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Editorial: Neither Coulson nor Cameron is the real story

21/01/2011, 01:27:13 PM

Andy Coulson has now resigned from two massive jobs for something he says he knew nothing about.

On 23 November, Tom Watson predicted on Uncut that Andy Coulson would resign “within the next few weeks”. In the end, it was eight weeks. They moved the date back in response to Watson’s article.

On 12 January, Watson revealed on Uncut that the working date within Downing Street for Coulson’s departure was now 25 January. He has resigned on 21 January. The opportunity of a Friday combining Blair at the Chilcot enquiry with the aftermath of the Johnson resignation all but obliged them to bring it forward by the width of a weekend.

And Rupert Murdoch is due to be in London next week. He is sick of the scandal swirling more and more distastefully around his (distasteful) family business. He believes that it has been mishandled by his minions. Did he send word that the Coulson embarrassment (the only easy bit to fix) should be cleared up before he arrives?

Many people – including the prime minister’s official spokesman, on the record – dismissed Tom Watson’s intelligence as rubbish. It was not. Watson was telling the truth; Cameron and his people were brazenly lying.

Coulson’s official spokesman, Nick Robinson of the BBC, has said – as has most of the rest of the Lobby – that the worst damage this will do David Cameron is to deprive him of Andy Coulson’s expertise. (more…)

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Concentrating media influence in the hands of the few will lead to a narrowing of political discussion

07/11/2010, 01:49:17 PM

by Andy Dodd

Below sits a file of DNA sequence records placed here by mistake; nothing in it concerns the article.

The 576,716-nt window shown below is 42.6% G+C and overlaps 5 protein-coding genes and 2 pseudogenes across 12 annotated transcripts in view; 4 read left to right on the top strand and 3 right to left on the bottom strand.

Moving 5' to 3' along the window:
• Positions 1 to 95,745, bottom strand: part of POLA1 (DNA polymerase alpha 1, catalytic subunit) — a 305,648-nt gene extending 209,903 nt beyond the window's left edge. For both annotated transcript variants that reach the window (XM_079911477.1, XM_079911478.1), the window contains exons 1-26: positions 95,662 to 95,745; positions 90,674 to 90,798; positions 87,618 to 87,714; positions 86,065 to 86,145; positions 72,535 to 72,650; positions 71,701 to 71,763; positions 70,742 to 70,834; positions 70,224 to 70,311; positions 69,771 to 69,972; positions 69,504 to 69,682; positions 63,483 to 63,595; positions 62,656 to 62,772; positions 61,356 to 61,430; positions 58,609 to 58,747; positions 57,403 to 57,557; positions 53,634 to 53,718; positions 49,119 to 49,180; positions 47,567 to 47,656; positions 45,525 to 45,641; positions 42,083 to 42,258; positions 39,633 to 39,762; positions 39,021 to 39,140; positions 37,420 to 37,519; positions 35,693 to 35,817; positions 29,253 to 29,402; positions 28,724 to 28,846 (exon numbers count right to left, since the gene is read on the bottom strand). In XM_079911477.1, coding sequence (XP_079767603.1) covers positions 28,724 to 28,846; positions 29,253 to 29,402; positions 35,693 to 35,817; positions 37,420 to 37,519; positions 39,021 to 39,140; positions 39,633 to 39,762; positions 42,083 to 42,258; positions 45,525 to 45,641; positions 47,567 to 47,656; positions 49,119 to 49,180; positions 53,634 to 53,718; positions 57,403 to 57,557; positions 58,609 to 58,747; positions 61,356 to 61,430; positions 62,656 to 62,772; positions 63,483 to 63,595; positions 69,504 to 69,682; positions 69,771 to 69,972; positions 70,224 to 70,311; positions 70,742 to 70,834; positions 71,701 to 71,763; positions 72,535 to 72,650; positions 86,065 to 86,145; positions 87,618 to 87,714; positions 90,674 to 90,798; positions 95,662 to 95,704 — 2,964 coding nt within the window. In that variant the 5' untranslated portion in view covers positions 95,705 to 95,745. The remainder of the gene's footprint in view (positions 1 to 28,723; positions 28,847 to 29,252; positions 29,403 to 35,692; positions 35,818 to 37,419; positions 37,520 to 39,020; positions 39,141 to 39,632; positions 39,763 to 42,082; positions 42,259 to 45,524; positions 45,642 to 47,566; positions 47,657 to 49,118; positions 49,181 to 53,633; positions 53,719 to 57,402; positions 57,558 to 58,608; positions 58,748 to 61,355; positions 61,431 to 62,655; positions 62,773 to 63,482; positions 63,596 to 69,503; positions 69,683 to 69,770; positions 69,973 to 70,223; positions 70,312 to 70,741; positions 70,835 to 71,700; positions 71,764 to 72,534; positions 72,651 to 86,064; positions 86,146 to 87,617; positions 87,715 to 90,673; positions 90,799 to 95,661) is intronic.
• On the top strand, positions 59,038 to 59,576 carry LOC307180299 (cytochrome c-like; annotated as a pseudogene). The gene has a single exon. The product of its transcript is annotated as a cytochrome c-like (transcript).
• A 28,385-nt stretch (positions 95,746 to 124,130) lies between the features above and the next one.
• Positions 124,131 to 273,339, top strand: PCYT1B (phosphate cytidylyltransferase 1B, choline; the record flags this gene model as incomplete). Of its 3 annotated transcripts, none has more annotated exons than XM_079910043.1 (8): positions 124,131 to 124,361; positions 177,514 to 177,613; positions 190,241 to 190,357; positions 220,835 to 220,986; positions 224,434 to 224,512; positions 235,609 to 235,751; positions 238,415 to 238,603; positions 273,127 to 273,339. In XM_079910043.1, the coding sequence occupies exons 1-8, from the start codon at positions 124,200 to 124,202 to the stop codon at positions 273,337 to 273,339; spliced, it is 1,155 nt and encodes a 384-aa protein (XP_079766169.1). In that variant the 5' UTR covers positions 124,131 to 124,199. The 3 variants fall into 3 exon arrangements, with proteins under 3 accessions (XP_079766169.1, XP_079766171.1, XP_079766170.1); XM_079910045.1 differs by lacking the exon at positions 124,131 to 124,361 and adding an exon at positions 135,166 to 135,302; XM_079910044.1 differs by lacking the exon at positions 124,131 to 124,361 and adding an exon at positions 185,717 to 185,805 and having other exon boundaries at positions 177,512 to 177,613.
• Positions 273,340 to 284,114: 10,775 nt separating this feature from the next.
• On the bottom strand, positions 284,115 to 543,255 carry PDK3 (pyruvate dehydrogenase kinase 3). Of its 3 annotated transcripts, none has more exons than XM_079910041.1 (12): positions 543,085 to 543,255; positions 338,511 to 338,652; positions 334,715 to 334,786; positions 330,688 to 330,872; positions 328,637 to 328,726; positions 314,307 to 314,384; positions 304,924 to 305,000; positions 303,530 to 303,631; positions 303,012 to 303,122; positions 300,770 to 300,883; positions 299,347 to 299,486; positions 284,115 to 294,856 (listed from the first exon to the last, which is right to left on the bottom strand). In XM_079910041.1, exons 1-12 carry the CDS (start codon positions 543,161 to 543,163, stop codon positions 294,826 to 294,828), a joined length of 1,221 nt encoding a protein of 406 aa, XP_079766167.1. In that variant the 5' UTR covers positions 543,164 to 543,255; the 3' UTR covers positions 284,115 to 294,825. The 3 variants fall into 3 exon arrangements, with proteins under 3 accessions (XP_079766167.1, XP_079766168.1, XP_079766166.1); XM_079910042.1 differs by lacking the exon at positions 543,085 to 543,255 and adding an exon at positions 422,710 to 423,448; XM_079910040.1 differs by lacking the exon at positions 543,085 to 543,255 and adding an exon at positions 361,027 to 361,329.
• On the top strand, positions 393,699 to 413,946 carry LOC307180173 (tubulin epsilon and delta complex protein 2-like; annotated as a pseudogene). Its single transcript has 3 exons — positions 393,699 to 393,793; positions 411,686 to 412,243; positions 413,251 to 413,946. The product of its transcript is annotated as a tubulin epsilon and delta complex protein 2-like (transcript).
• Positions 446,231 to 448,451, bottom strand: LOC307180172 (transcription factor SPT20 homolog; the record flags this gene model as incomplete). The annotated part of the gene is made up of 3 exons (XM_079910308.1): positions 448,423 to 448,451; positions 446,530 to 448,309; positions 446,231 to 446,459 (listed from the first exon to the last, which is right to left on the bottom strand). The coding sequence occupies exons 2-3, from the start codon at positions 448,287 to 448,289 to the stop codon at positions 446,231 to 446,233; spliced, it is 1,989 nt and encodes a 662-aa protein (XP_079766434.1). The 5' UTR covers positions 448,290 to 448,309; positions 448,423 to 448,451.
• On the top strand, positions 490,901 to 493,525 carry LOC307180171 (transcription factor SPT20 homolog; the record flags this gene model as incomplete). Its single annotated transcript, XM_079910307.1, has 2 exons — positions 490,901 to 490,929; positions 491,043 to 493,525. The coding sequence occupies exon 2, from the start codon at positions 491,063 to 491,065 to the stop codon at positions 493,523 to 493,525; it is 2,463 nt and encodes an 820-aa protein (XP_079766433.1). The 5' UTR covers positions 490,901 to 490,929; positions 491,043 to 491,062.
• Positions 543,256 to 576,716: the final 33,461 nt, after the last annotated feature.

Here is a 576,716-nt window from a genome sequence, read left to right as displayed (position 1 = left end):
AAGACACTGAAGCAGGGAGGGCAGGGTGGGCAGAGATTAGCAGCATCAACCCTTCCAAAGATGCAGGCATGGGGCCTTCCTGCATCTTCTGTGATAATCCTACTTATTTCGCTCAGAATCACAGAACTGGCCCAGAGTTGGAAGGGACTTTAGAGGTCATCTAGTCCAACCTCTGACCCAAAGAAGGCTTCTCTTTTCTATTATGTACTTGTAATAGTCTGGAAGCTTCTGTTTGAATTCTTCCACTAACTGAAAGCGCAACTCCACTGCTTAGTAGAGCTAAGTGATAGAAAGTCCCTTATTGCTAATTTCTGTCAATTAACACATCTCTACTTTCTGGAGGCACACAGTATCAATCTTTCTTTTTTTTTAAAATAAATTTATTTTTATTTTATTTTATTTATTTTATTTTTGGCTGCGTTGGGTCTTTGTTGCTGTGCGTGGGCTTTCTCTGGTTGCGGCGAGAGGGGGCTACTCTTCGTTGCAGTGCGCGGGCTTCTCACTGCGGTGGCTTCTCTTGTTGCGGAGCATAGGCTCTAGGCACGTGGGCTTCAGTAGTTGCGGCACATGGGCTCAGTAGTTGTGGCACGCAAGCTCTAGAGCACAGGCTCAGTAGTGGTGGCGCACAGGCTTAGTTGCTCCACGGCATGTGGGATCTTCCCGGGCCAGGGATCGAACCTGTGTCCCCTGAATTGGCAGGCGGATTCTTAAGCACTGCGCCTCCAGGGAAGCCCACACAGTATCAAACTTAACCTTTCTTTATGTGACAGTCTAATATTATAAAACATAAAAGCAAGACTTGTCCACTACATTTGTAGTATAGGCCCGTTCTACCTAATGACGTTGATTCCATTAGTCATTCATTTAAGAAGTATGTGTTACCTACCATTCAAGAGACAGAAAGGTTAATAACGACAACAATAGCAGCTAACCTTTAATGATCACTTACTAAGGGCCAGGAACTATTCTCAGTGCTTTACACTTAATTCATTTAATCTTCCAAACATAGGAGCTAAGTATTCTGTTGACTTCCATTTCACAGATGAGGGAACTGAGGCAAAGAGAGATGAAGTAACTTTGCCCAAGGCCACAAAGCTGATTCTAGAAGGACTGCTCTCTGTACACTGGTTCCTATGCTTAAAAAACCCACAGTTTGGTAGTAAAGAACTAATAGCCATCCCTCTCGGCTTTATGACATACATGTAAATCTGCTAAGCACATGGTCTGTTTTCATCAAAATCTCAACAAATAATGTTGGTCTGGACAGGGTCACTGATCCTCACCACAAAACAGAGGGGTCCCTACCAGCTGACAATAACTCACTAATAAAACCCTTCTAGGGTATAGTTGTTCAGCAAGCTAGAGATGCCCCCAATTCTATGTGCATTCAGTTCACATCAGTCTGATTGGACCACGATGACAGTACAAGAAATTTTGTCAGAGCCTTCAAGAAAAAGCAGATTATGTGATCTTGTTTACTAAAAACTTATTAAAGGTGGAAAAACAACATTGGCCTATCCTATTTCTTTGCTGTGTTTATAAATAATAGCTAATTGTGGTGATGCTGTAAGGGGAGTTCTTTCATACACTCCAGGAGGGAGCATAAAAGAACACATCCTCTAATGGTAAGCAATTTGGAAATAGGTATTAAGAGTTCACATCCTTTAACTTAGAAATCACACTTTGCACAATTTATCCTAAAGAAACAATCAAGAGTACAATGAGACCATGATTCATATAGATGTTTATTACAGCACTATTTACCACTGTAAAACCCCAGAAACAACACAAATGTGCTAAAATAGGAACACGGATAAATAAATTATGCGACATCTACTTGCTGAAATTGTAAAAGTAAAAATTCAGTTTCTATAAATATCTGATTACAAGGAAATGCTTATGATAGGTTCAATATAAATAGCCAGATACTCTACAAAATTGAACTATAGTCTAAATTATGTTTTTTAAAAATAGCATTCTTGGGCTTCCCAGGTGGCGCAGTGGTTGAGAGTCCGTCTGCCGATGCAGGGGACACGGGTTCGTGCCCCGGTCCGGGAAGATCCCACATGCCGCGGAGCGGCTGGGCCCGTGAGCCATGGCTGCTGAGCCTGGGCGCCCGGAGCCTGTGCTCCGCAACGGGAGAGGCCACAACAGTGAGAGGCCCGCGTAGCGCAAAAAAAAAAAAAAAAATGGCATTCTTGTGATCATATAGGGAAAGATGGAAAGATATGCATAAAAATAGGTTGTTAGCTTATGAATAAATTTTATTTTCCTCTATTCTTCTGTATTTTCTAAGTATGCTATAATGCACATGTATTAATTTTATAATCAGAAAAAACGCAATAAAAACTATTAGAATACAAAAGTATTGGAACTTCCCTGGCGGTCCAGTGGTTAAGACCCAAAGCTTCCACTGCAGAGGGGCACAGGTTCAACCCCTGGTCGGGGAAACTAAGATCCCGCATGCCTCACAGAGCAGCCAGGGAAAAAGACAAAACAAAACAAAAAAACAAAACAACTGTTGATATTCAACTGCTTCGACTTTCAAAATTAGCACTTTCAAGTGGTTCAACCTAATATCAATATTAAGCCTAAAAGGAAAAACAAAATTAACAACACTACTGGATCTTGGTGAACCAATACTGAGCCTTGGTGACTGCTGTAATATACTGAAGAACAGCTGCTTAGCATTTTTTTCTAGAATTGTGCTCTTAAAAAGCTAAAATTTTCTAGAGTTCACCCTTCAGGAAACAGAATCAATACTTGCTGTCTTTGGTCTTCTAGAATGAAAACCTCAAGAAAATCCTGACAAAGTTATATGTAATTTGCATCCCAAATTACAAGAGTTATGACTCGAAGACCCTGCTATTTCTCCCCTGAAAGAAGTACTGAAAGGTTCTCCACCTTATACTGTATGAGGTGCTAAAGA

RECENTLY I heard Lord Tim Bell, ex-advisor to Margaret Thatcher, defend Rupert Murdoch’s bid to take full control of Sky on the BBC world at one.  While Tim Bell’s views on media ownership are predictable, what caught my attention was how he enthused about the plethora of platforms and channels that enable us to have choice over how we access news and information, and how this diversity would ensure plurality and choice in the media.

I was momentarily beguiled by this warm, PR-spun vision of the always connected, always informed society, but then sanity prevailed and I began to realise that this vague, utopian sound bite really doesn’t stand up to any kind of scrutiny.

It’s faintly ridiculous to see someone like Tim Bell using the very philosophy of free and open content provision that Rupert Murdoch hates so much, as a means to justify News Corp being allowed to further eradicate pluralism in the media.

The reality is that large media groups are doing everything they can to roll back openness and return us to the walled garden of the early days of the internet. For example; restricting access to content unless people are prepared to pay for it.  Just because there are dozens of different ways to access information, it doesn’t follow that the content is accessible. (more…)